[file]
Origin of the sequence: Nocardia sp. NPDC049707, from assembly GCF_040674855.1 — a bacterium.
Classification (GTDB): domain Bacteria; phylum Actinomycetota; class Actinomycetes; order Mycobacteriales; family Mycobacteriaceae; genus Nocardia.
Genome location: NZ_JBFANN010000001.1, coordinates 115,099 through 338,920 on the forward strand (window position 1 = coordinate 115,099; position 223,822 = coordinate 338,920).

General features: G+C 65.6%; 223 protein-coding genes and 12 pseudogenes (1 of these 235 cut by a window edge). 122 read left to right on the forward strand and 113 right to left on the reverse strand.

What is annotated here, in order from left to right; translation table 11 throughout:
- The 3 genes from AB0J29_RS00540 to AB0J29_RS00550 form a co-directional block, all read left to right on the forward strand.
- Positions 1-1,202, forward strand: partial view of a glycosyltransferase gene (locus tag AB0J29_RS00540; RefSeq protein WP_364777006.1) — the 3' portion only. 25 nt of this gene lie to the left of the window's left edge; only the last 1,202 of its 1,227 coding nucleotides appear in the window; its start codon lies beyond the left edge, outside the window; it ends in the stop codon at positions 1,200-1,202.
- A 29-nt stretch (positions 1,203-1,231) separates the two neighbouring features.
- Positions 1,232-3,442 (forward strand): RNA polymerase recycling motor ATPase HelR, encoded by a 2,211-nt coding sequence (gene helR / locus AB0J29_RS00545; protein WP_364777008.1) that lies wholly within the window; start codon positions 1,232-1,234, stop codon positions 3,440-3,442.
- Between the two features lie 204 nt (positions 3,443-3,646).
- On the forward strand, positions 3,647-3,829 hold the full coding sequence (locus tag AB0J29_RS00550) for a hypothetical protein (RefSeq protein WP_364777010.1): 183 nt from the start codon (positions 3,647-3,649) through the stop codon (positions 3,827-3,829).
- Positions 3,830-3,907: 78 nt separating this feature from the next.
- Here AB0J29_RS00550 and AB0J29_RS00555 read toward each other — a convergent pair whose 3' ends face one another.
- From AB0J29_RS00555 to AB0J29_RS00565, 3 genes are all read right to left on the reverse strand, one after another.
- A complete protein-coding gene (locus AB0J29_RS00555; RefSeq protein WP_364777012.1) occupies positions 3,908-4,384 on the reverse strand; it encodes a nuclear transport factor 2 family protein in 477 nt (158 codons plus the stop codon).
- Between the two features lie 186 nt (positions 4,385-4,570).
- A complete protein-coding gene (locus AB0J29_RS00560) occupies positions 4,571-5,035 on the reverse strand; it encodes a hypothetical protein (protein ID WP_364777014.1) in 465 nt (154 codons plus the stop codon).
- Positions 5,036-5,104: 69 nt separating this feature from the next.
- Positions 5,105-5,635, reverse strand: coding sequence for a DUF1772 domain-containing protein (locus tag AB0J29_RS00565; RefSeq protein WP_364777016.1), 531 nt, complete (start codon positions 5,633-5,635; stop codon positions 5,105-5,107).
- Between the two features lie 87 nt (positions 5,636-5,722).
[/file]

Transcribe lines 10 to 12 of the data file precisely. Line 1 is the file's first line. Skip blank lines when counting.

- Between the two features lie 204 nt (positions 3,443-3,646).
- On the forward strand, positions 3,647-3,829 hold the full coding sequence (locus tag AB0J29_RS00550) for a hypothetical protein (RefSeq protein WP_364777010.1): 183 nt from the start codon (positions 3,647-3,649) through the stop codon (positions 3,827-3,829).
- Positions 3,830-3,907: 78 nt separating this feature from the next.